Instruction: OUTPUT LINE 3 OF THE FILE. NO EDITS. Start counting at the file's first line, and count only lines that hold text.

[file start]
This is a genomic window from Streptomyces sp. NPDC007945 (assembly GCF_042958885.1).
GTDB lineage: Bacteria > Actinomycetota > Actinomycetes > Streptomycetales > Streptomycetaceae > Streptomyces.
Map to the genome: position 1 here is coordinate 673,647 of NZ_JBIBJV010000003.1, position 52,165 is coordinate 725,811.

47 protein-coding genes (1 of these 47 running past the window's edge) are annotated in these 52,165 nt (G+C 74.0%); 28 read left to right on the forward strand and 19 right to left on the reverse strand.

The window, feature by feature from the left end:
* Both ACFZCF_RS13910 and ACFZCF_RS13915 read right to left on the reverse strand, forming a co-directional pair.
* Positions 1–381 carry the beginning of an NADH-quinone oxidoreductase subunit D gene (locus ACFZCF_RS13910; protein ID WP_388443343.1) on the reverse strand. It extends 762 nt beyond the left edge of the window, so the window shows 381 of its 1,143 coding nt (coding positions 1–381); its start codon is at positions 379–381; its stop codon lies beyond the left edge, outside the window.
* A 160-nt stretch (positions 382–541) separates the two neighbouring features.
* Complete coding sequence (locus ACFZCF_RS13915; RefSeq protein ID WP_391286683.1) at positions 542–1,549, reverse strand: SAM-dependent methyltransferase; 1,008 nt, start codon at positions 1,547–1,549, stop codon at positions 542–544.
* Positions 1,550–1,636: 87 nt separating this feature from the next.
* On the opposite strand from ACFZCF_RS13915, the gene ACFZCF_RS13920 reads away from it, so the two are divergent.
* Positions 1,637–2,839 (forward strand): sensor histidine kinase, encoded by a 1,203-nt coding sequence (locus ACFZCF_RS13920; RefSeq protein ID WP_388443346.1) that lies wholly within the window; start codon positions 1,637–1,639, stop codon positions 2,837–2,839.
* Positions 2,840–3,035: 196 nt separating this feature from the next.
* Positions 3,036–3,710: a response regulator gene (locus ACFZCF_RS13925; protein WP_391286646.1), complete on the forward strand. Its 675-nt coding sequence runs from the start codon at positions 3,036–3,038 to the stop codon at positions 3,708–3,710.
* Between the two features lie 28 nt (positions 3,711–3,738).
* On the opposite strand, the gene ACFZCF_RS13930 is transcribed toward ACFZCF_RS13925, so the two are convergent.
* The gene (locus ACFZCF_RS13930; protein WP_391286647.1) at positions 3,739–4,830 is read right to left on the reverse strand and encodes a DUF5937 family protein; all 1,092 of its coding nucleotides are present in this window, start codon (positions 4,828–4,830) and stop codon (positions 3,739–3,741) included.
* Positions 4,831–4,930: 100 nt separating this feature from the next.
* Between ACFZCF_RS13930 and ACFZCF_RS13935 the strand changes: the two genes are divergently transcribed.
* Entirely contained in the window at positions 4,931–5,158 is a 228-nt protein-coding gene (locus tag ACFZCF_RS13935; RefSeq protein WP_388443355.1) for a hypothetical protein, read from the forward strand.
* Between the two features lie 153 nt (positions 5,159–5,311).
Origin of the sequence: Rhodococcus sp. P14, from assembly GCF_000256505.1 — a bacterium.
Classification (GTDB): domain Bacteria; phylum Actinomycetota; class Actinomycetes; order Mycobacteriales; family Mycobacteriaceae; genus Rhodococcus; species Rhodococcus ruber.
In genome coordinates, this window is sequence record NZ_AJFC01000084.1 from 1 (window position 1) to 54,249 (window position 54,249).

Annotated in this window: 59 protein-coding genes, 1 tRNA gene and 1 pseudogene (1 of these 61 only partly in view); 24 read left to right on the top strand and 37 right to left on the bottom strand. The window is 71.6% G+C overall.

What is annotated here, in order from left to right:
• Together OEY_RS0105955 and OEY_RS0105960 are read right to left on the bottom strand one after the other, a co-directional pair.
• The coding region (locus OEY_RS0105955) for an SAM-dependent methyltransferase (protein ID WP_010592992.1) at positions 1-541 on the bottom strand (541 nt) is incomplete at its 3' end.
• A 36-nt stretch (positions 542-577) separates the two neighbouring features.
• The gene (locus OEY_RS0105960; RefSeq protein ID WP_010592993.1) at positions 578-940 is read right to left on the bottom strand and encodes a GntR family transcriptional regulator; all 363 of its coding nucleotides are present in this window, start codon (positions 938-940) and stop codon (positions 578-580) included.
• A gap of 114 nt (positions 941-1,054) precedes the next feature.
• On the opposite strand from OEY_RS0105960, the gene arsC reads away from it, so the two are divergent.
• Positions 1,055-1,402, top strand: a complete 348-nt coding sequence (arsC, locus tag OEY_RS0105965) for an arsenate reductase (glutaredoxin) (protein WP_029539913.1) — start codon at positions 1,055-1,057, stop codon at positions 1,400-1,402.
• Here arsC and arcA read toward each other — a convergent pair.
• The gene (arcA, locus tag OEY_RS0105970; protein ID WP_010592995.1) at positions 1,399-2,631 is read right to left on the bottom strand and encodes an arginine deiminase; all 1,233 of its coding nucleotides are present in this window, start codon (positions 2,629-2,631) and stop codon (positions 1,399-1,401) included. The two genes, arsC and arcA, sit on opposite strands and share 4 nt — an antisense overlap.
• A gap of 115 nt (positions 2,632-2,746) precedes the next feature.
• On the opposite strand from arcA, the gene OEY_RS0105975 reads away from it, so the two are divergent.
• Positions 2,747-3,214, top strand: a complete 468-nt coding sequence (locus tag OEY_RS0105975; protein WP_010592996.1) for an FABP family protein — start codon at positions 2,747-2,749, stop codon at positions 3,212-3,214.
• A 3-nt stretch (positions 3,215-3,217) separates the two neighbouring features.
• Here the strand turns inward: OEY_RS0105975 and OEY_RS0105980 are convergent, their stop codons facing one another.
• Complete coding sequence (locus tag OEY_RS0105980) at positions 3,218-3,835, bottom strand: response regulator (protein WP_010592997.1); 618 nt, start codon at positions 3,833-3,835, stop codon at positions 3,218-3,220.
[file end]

Map to the genome: position 1 here is coordinate 673,647 of NZ_JBIBJV010000003.1, position 52,165 is coordinate 725,811.